Last week, after yet another in a series of meetings with the senators of the 30th Legislature, I informed Senate President Malone that I would be delaying my submission of the budget for the upcoming 2014 fiscal year that begins on Oct. 1, 2013, for two weeks.
I would like to take a few minutes to explain why this action is being taken, what problems we face between now and the end of this fiscal year on Sept. 30 and what we must do before we can have a new budget in place.
Before getting into the details, however, I would like to say that I began this year with high hopes that the 30th Legislature, which had many new senators serving for the first time, would recognize the challenges we face and work collectively with me to confront these challenges.
I commend Senate President Malone for his genuine efforts at cooperation and communication. But I am disappointed that our efforts have not led to more constructive action and legislation by the 30th Legislature. As of today, very little progress has been made by the Senate to help chart a realistic financial path forward, despite the many meetings I have held with the senators – that included our lieutenant governor and the delegate – to outline our Fiscal Year 2013 shortfalls. In addition, my financial team has met with the Committee on Finance, either individually or collectively, to highlight our financial issues without any proactive results.
Under our Organic Act, it is the duty of the governor to propose a budget, along with suggestions as to the revenues needed to support that budget to the Legislature for action. The rules by which we live are very clear. Every dollar that we spend must be authorized by the Legislature.
Within the parameters of this bedrock legal obligation and the mandate provided by the budget which is authorized by the Legislature, it is my responsibility to manage the daily affairs of the government in a manner that provides for stability and equity across our community. It is my responsibility to make decisions and take actions that will ensure that the government is able to provide the critical public services that our community requires. I do not have the luxury of ignoring or delaying tough decisions, nor can I choose to only make the easy ones, while leaving the harder challenges for another day or another person.
Last year, in approving the Fiscal Year 2013 budget, the Senate chose to ignore the fact that our revenues were not as robust as they once were. Given the continuing effect of the Great Recession and impact of the HOVENSA closure, the simple truth is that we do not have as much money as we did a few years ago. The implications of this are really quite simple. We must have a plan, and like many of you sitting around your kitchen table at home, if there is less money coming in, you have to reduce your spending to what you can afford.
Two years ago – even before HOVENSA’s closure announcement – when the Senate received my proposals to reduce the size and cost of government, the Legislature proposed and chose, instead, to reduce spending by cutting 8 percent from the salaries of government employees. This was not in and of itself an unreasonable choice. Instead of seeing many employees lose their jobs, the Legislature chose a path that would share the pain across the entire government workforce, thereby allowing many who could have lost their jobs to retain employment and health insurance coverage for themselves and their families.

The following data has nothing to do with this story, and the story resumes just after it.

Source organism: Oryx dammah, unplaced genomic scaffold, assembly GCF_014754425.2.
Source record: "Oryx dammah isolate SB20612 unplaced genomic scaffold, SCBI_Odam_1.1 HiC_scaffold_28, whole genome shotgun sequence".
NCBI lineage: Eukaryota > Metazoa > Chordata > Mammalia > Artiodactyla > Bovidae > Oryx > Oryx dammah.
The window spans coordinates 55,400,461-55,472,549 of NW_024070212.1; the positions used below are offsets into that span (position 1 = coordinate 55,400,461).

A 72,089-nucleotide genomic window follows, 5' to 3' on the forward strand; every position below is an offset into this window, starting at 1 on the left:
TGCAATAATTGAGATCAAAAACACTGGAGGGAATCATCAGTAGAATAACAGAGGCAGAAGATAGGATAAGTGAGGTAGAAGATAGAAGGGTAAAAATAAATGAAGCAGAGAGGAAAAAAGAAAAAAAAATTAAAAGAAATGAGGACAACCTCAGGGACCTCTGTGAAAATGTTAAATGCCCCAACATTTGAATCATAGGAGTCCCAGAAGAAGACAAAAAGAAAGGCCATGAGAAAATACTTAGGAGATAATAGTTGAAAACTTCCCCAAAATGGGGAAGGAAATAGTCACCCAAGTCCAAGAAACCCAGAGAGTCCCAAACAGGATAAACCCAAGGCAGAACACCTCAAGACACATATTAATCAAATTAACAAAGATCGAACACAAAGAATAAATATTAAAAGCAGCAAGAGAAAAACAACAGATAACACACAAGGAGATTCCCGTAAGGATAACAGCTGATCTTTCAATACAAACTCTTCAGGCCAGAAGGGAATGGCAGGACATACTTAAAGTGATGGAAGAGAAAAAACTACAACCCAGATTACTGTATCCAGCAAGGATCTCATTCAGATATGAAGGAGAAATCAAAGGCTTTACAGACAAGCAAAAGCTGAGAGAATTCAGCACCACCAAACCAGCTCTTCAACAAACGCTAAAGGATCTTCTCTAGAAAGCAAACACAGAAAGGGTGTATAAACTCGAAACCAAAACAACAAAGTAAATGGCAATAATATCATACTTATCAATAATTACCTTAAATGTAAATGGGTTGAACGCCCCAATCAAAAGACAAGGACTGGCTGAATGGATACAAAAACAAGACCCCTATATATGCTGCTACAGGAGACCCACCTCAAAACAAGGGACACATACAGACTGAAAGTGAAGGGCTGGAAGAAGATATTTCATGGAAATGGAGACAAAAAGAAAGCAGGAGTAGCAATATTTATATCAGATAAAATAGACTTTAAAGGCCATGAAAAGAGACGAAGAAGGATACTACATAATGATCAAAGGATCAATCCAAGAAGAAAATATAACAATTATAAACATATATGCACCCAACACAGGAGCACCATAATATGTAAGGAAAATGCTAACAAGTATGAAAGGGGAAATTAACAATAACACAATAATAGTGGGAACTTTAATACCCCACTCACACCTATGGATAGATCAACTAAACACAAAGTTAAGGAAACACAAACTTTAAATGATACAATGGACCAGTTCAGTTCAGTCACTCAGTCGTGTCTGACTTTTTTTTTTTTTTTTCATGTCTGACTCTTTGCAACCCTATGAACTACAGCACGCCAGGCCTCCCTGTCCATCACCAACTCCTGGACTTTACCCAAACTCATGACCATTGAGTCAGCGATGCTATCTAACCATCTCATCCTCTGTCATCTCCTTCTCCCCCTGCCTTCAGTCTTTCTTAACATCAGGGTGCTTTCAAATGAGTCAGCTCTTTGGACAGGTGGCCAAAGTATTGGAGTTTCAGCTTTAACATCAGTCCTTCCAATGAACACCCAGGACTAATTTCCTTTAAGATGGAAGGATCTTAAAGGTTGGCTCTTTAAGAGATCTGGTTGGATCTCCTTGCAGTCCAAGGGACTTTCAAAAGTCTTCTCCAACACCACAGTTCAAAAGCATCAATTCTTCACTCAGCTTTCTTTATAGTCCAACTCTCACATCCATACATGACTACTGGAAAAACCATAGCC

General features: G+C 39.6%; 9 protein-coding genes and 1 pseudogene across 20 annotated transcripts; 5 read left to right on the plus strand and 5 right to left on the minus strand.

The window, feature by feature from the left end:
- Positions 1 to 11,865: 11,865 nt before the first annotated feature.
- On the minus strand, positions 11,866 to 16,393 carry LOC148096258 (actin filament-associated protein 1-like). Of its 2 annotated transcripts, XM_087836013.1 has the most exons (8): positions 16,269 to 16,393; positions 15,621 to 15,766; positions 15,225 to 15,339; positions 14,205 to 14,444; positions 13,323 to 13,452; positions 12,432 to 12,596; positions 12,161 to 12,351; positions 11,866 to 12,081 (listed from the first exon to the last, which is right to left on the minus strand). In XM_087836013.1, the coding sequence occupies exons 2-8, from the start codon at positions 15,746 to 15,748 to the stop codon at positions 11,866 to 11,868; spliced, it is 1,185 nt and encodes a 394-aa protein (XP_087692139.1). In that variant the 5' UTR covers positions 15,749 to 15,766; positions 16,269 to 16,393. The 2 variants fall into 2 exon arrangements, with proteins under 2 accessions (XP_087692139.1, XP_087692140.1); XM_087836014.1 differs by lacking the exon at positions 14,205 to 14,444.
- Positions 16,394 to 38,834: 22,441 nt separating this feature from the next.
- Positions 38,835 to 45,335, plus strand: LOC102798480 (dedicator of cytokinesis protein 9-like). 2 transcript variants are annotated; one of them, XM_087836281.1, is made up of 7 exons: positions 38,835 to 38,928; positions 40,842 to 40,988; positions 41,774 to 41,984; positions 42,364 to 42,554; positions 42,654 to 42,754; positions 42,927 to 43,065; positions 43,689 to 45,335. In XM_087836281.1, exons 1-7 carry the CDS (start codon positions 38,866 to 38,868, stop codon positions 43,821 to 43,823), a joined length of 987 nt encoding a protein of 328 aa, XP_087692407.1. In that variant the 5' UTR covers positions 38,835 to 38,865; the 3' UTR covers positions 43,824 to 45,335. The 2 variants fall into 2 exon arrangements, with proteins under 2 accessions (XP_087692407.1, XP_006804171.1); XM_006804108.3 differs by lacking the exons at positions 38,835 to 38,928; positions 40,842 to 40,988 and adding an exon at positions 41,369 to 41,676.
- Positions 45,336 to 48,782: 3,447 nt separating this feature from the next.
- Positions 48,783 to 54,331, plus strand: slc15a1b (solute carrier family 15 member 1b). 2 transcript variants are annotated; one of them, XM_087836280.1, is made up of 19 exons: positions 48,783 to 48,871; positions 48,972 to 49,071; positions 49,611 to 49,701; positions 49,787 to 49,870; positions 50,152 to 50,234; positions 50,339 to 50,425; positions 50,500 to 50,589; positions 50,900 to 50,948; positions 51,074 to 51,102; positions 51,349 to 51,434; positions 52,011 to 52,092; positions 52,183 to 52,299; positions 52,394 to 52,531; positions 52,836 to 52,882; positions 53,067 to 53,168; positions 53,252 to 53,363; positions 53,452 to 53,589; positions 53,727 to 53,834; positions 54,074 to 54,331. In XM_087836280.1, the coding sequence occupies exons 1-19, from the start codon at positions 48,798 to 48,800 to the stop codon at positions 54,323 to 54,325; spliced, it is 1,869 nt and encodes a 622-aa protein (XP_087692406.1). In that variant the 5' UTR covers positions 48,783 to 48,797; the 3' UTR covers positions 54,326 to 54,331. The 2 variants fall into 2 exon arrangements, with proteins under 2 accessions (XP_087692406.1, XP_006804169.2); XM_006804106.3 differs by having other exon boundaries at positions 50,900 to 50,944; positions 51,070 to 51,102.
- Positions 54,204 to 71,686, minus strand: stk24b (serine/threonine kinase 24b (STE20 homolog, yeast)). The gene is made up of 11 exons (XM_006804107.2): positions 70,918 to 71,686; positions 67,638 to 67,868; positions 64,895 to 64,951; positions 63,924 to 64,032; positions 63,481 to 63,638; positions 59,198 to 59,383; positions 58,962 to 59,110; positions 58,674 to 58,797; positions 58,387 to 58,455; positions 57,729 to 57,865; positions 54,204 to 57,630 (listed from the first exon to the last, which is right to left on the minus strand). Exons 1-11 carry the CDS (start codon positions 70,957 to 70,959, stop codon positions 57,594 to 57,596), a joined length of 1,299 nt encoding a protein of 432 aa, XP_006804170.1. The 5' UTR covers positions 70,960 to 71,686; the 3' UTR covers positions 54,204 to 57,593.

But the action at that time was not a permanent solution, but rather a temporary one, since the Legislature provided that as of July 3 of this year, the pay cut would end and pay levels would be restored. This meant that unless revenues increased substantially to cover the cost of the 8 percent pay cut, we would be right back where we were two years ago. I think we can all agree that revenues have not substantially increased, and therefore the hard choices that we faced back then are with us again.
Since the 30th Legislature took office, I have met many times and spoken frequently with the senators to ensure lines of communications are open and that they are each aware of the problems with this current year’s budget. I have repeatedly shared financial information, suggested they do their own projections, while emphasizing that we try to act collectively – especially in these most difficult of times as a sign of unity among the leadership. At these meetings and in these conversations, I have made it clear that our budgetary shortfall for this fiscal year is approximately $19 million. I have made it clear that we would not have the cash to pay salaries – let alone increased salaries – or to make our health insurance premium payments due to that shortfall, and that this situation is worsened by the fact that our revenues are seasonal and this shortfall comes at a point in the year when our revenue collections and cash position are at their lowest.
At our meetings, I have asked for their ideas, suggestions and proposals. But, sadly, no substantive suggestions were offered beyond their recommendation that we take bond proceeds, being held by the Virgin Islands Public Finance Authority for capital projects previously approved by the Legislature, and use this money during the balance of this fiscal year. A proposal that is not permissible by law and one that would be a violation of our agreements with our bondholders.
I have repeatedly emphasized emphatically the urgency of confronting this problem, and taking the difficult but necessary steps of implementing solutions that will bring our spending in line with our revenues. This is the duty that each of us as elected officials must undertake, and failure to do so will result in far-reaching consequences. We know that if we continue to avoid taking the steps we must take, we are only deferring the moment of reckoning. And by failing to act, we risk losing our bond ratings and the access to the capital needed over the coming years to meet our critical investment requirements.